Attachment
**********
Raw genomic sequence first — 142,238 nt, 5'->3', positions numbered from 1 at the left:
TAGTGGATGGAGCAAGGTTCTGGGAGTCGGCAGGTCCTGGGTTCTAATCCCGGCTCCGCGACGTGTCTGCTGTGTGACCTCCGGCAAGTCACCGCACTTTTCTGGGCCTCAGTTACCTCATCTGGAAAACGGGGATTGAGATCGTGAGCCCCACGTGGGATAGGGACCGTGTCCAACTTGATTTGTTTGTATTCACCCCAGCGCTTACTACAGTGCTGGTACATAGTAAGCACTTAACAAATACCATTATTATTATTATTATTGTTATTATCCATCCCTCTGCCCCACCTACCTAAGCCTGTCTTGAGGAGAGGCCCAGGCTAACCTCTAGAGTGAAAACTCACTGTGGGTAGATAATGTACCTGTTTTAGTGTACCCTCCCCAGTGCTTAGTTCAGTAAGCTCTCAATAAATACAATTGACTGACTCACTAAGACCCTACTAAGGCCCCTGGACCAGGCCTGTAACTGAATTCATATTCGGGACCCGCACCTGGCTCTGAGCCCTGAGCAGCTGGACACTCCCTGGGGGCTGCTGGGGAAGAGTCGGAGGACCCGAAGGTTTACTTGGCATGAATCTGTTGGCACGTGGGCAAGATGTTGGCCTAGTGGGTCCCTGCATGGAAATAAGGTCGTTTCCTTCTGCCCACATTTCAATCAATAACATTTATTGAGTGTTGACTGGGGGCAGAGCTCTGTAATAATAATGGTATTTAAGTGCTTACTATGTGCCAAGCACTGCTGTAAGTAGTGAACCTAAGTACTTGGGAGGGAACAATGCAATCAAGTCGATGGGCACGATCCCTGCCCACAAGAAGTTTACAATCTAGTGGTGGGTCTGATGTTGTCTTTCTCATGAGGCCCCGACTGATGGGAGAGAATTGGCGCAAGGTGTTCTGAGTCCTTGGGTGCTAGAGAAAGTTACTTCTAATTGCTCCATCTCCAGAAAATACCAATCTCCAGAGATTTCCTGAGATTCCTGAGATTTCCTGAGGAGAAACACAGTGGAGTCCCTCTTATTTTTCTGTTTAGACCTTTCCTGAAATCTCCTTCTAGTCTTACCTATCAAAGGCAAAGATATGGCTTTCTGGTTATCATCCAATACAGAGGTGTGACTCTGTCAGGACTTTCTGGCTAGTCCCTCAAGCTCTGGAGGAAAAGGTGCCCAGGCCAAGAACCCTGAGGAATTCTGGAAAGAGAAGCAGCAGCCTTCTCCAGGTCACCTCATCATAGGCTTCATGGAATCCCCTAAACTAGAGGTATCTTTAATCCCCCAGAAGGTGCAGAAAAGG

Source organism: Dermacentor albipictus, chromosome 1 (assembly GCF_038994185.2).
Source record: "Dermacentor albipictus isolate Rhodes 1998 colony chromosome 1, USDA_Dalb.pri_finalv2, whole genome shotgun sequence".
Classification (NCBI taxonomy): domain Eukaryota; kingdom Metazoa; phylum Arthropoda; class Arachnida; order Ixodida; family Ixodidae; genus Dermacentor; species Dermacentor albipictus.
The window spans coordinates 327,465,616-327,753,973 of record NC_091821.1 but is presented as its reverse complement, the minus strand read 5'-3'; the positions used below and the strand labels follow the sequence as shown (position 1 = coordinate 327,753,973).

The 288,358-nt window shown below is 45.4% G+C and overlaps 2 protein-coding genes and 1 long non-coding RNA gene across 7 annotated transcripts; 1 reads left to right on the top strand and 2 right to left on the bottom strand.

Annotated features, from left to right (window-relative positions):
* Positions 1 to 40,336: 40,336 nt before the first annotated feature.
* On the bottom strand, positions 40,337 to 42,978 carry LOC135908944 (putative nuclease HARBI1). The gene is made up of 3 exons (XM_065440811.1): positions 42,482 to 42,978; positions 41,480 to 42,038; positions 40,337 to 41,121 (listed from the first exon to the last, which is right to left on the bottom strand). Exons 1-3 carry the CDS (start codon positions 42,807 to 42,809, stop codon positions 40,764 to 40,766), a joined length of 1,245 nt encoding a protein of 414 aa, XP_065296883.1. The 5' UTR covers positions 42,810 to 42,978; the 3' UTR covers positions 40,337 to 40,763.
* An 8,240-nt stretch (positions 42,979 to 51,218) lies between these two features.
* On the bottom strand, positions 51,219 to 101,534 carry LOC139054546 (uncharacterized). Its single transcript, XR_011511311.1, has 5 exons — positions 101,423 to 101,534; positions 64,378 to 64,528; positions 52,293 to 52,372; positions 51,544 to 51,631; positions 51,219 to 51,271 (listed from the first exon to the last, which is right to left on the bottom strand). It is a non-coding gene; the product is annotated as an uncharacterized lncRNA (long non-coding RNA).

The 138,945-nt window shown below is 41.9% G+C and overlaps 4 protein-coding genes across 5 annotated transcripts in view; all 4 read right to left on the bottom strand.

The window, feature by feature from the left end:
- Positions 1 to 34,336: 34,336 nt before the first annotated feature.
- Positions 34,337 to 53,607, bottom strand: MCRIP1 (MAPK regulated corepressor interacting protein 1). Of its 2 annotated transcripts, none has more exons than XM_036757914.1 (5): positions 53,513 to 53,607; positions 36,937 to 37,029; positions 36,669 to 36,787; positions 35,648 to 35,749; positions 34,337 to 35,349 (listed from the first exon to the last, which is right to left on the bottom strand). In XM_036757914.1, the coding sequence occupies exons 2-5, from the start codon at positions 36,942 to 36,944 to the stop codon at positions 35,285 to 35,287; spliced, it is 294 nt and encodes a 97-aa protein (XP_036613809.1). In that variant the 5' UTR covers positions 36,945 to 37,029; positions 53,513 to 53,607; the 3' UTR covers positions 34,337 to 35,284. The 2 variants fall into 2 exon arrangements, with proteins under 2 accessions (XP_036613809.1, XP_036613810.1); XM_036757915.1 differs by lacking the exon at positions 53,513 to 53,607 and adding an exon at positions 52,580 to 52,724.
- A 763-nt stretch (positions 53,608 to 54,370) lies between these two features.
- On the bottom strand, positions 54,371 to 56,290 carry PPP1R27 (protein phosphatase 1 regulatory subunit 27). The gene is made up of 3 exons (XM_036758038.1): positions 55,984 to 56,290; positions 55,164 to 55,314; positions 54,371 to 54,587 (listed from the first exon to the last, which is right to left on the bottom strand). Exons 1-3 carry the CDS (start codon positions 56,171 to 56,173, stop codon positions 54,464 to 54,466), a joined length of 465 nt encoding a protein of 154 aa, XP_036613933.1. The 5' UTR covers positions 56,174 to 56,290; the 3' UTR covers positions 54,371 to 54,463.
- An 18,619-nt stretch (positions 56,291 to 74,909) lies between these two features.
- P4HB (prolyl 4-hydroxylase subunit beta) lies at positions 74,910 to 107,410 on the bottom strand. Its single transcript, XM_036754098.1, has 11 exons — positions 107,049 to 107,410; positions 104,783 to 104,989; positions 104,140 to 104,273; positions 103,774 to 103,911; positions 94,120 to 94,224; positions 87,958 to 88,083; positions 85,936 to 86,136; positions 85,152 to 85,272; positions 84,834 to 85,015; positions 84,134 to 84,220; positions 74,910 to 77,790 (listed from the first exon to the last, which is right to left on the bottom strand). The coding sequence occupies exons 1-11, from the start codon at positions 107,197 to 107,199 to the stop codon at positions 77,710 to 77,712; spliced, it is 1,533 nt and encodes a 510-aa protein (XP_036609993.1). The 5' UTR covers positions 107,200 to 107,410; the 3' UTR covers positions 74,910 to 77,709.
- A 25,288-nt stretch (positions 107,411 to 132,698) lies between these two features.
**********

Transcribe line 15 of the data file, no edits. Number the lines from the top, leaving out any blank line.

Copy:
- Positions 1 to 34,336: 34,336 nt before the first annotated feature.